Recognize Parkinson’s Symptoms Earlyby Shefali Sabharanjak, PhD | January 5, 2013
Parkinson’s disease (PD) was described almost a century ago but has proven to be intractable in terms of curative therapies. Early detection and interventions for slowing down the progressively debilitating changes are the principal medical approaches to treat this problem. Tremor, loss of motor control and rigidity in limbs are the principal symptoms of Parkinson’s disease.
The paradox is that by the time these overt symptoms develop and a confirmed diagnosis is arrived at based on them, the patient’s motor abilities are already significantly compromised. The loss of motor control results into loss of personal independence altering the quality of life considerably. Therefore the search for early symptoms of Parkinson’s disease which precede loss of motor functions is a vital topic in current neuroscience research.
A long-term research study, known as the Honolulu-Asia Aging Study (HAAS) has helped to shed some light on the development and early signs of Parkinson’s disease. In this study, 8,006 Japanese-American men were examined periodically for 40 years. From 1991, cases of Parkinson’s disease started emerging in this group. Patients were diagnosed as Parkinson’s patients based on the independent diagnoses provided by two neurologists. Brain autopsies have also been performed on deceased patients to ascertain the formation of incidental Lewy bodies — a characteristic cellular feature of Parkinson’s disease.
The study has helped to identify some behavioral patterns in patients that precede the motor symptoms of PD. Excessive day time sleepiness and loss of the sense of smell emerged as two characteristics of patients who developed PD later in life. Constipation was also identified as a feature that indicated greater risk for development of PD in this groups of patients.
Patients who developed PD also showed slower response to a computerized reaction test. In addition to the clinical diagnosis of PD, brain autopsies from people who recorded the slowest reaction times also showed development of incidental Lewy bodies. Since tests like the reaction time to a specific cognitive challenge can be quantified, it may be possible to identify threshold levels in the reaction time to separate the high-risk and low-risk patients. However, a detailed analysis of these results with an aim to identify a quantitative threshold has not been performed in this study.
All these behavioral abnormalities were assessed 7-8 years prior to death which is a sufficient time window to provide therapeutic interventions as well. The incidence of PD in patients was significantly higher when symptoms like constipation (less than one bowel movement a day) and slow reaction time to the computerized test were present simultaneously.
Blood hemoglobin levels may also turn out to be a diagnostic sign for early identification of PD. Normally, hemoglobin levels decline with age. However, in the HAAS study, individuals who had greater than or equal to 16 mg/dl hemoglobin at age 71-75 years were more likely to develop Parkinson’s disease when assessed at age 80 years. Increased levels of iron in blood has been known to be associated with PD.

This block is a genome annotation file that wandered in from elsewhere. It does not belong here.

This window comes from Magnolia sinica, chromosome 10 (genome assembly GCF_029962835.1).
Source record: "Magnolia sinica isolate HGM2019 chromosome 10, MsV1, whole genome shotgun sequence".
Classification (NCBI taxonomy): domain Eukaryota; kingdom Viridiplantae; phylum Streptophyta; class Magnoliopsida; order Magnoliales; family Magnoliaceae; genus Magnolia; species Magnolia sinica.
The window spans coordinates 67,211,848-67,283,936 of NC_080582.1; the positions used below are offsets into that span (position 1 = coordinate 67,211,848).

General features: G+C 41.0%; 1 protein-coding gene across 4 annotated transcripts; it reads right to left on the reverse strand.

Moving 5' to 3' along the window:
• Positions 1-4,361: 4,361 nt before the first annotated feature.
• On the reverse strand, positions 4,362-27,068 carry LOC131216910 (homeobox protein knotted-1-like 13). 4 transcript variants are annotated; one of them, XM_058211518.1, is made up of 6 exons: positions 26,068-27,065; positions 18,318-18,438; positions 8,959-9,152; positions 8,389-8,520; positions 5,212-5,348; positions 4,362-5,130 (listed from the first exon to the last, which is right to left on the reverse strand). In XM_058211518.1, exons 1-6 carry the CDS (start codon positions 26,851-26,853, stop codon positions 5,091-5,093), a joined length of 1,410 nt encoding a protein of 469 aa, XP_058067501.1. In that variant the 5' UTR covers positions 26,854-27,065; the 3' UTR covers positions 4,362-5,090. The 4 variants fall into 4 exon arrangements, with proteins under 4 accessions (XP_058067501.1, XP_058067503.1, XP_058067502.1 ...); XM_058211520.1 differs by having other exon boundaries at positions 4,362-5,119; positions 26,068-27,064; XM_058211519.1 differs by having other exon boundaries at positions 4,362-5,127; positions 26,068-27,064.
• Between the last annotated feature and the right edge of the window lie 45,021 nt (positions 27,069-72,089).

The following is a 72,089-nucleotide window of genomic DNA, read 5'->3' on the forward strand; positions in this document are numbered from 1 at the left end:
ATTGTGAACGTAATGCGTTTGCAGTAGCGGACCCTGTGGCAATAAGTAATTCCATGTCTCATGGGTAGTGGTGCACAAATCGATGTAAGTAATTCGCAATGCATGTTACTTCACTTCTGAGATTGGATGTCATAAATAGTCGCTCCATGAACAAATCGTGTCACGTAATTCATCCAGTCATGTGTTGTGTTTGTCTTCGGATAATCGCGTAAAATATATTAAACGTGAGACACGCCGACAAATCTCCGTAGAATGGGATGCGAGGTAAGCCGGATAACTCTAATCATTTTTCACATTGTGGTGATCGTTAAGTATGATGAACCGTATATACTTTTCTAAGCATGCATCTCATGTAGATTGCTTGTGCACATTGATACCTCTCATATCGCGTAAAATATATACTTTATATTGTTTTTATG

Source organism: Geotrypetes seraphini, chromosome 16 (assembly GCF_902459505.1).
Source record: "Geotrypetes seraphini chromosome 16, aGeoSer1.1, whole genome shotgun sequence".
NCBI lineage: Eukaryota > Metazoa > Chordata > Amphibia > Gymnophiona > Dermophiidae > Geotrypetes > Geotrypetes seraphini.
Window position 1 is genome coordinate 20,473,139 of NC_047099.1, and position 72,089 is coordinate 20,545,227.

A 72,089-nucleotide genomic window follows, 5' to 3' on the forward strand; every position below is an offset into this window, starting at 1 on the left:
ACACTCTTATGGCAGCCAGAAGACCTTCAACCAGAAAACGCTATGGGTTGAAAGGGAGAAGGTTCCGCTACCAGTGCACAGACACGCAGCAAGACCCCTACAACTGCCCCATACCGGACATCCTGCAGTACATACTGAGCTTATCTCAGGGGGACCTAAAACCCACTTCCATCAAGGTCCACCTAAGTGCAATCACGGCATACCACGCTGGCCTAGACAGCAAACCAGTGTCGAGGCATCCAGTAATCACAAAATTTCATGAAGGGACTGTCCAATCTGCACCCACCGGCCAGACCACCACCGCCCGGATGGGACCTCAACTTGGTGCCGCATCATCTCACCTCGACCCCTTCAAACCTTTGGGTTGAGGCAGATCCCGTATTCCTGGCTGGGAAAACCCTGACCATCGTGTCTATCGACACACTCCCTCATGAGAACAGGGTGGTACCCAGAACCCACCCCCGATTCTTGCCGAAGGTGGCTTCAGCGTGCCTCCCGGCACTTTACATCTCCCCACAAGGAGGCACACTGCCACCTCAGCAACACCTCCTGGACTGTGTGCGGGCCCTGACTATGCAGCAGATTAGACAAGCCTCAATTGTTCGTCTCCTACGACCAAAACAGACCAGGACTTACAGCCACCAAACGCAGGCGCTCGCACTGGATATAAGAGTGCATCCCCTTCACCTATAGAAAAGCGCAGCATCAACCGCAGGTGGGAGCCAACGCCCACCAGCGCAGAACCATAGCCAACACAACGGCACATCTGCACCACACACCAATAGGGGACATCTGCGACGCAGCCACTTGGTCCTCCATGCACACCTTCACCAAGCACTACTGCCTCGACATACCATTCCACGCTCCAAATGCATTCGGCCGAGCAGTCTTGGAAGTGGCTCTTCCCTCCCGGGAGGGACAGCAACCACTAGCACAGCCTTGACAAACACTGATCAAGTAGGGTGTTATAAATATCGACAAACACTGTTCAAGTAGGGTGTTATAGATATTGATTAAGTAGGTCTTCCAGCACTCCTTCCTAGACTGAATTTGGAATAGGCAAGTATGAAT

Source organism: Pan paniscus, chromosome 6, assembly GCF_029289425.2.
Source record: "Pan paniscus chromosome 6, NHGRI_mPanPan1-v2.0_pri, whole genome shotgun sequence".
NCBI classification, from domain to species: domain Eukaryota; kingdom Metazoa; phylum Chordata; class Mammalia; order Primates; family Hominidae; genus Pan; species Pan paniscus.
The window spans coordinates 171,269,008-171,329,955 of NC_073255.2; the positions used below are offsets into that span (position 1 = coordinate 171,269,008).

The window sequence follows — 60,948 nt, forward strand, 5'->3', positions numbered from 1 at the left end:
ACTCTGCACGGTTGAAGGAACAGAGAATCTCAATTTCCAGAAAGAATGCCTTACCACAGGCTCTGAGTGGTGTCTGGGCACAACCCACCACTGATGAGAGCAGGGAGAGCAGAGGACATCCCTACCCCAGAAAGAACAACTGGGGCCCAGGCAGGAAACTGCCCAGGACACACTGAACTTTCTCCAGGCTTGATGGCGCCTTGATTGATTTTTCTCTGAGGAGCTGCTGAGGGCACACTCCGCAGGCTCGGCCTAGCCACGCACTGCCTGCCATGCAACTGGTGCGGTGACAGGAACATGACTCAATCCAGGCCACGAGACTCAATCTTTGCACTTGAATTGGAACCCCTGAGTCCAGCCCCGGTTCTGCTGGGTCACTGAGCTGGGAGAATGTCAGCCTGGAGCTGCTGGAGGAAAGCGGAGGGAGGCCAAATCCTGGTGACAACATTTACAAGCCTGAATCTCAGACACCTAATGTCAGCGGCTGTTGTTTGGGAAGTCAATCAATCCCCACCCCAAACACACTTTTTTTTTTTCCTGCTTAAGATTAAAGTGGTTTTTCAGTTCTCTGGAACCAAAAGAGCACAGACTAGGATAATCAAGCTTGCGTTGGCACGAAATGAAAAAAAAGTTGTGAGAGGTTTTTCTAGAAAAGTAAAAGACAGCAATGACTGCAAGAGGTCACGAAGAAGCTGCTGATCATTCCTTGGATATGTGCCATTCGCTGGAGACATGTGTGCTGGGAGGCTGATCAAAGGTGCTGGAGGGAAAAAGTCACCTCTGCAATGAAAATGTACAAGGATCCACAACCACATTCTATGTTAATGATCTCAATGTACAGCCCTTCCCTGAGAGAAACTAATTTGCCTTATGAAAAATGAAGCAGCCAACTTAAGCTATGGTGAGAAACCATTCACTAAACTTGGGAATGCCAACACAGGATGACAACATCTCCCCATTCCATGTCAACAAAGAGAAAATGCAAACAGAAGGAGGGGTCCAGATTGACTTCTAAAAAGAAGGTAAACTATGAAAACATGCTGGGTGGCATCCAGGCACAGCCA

Are these symptoms definitive? These symptoms are certainly not as black and white as other diagnostic tests which measure specific levels of biochemical markers of a disease. However, these signs and symptoms are of immense predictive value given that they are evident 7-8 years prior to development of motor disabilities and clinically identifiable progression of Parkinson’s disease. Moreover the actual incidence of PD in patients from the HAAS study, which have presented these symptoms, has been confirmed by looking for Lewy bodies in brain sections which is a clear symptom of Parkinson’s disease. These researchers have concluded that presence of a combination of these symptoms — loss of sense of smell, constipation, slower reaction time, high hemoglobin levels and excessive daytime sleepiness — increases the risk for developing PD subsequently.
Even if these symptoms are only indicative and not definitive signs of PD, they can alert physicians to the possibility of incipient PD in geriatric patients and provide a time window for intervention before motor control is lost.
Ross GW, Abbott RD, Petrovitch H, Tanner CM, & White LR (2012). Pre-motor features of Parkinson’s disease: the Honolulu-Asia Aging Study experience. Parkinsonism & related disorders, 18 Suppl 1 PMID: 22166434
Abbott RD, Ross GW, Tanner CM, Andersen JK, Masaki KH, Rodriguez BL, White LR, & Petrovitch H (2012). Late-life hemoglobin and the incidence of Parkinson’s disease. Neurobiology of aging, 33 (5), 914-20 PMID: 20709430
Thinking Slow About Thinking Fast – Part III
Migraine and Stroke – What’s the Link?
The Intrapersonal Consequences of Schizophrenia
Thinking Slow About Thinking Fast – Part II
The Relationship Between Depression and Arthritis
The Gamification of the Literary Mind
Fetal Pain – When Does Pain Become Pain?
The Hollywood Medical Reporter – Medics in the Media
Welcome to the new Brain Blogger! We just completed a complete redesign of our desktop and mobile Brain Blogger sites. Powered by the web-design expertise... READ MORE →
Do not miss out ever again. Subscribe and get latest Brain Blogger articles straight to your inbox.
Like what you read? Give to Brain Blogger sponsored by GNIF with a tax-deductible donation.Make A Donation